Novosound locks down patent for wearable ultrasound imaging platform

Novosound locks down patent for wearable ultrasound imaging platform



Scottish sensor technology startup Novosound secured a patent for its ultrasound instrumentation system, the Slanj digital platform, which is targeted at the medical and wearable-device market. 

Novosound produces a wearable, WiFi-enabled ultrasound device that uses gel-free, high-resolution sensors to solve issues associated with traditional ultrasound technology. 

The patent gives Novosound exclusive rights to sell its wireless, wearable technology platform in the United States and the United Kingdom. 

I’m really proud that Novosound has obtained the first patent for a wearable ultrasound system. This allows us to integrate and license the technology with smartwatch partners, looking deeper into the body and enhancing the measurements their optical and electrical sensors provide, opening up the holy grail of 24/7 blood pressure monitoring on the wrist,” Dave Hughes, CEO and cofounder of Novosound, said in a statement.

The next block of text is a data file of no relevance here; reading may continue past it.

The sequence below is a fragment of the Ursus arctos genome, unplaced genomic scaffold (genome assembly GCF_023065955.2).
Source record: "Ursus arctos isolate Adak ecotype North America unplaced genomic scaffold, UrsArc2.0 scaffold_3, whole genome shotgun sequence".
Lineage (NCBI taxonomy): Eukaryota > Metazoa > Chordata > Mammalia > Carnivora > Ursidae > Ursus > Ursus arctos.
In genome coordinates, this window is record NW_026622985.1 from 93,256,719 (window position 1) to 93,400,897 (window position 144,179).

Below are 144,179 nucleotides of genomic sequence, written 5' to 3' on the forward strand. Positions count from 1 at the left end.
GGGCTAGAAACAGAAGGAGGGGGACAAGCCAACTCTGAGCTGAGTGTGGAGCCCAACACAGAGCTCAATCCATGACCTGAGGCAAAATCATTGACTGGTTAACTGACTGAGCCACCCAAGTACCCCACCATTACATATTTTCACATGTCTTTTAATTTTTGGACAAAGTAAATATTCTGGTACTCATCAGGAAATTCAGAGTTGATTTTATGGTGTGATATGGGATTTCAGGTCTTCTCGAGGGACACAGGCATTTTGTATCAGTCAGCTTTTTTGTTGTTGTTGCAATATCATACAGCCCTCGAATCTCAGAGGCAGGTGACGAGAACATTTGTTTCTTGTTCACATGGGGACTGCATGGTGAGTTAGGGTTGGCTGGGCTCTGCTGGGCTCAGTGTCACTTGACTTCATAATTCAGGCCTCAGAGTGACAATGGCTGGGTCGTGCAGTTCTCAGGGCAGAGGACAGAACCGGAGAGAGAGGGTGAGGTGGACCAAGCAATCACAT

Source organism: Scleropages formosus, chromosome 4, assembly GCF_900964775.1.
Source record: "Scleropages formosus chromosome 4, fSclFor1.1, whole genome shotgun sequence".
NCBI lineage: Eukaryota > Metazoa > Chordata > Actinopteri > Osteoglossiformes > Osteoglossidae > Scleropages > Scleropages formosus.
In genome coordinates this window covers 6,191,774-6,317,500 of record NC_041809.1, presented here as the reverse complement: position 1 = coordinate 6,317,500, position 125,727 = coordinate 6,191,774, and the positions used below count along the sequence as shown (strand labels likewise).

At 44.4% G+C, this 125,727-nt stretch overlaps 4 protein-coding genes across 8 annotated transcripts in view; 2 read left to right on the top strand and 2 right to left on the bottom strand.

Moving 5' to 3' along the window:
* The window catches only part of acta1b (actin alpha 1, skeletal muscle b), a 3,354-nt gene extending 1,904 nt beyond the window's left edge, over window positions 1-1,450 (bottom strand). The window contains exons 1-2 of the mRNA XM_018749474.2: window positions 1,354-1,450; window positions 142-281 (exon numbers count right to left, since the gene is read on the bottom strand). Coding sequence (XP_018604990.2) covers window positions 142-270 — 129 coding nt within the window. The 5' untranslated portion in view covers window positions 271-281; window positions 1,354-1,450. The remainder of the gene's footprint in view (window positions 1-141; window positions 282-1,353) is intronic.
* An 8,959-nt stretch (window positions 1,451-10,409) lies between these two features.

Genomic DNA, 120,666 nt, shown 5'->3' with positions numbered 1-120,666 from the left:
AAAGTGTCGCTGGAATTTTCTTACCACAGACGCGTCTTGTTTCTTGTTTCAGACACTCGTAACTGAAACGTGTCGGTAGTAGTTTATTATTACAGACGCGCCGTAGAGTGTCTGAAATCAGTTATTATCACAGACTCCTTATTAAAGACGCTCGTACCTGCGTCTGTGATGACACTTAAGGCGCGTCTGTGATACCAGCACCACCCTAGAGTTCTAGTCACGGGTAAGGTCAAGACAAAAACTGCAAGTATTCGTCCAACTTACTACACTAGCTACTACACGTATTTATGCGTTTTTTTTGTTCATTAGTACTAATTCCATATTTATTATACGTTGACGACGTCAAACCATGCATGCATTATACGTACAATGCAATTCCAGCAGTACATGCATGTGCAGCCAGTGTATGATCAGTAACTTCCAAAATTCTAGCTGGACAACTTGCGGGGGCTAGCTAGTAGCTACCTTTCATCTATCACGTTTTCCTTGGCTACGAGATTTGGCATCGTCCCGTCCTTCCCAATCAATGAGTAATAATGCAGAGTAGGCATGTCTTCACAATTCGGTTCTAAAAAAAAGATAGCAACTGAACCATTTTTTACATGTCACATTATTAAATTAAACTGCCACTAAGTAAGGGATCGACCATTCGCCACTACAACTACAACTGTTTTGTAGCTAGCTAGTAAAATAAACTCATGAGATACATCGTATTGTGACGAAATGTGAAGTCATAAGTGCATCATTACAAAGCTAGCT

THE LARGER TREND

The company was founded in 2018 as the University of the West of Scotland’s first spinoff. 

In 2018, Novosound launched with £1.5 million ($1.9 million) in a private equity seed investment. 

Novosound received £3.3 million ($4.1 million) in an investment round in 2019, led by Foresight Williams Technology EIS Fund, including additional funding from Foresight Scottish Growth Fund and £1.5 million ($1.9 million) from Par Equity, Kelvin Capital, Gabriel Investments and the Scottish Investment Bank. 

The patent for the Slanj digital platform is the 21st awarded to the company since 2018 and is the third patent since 2020 directly related to the company’s wearable ultrasound technology. 

In 2020, the British Patent Office awarded Novosound a patent for ultrasound array transducer manufacturing. One year later, the company was awarded another patent for its thin-film ultrasound manufacturing technique. 

In 2022, Novosound signed a commercial partnership with diagnostics and digital health company PAVmed Inc. The goal of the partnership was to develop technology to address issues with intravascular imaging. 

The company hired former Intel executive David Jolliffe in 2023 and promoted its cofounder David Hughes from chief technology officer to CEO.

Other companies in the ultrasound market include British Columbia-based handheld ultrasound company Clarius Mobile Health and U.S. company Butterfly Network, maker of a handheld, smartphone-connected ultrasound system.



Source link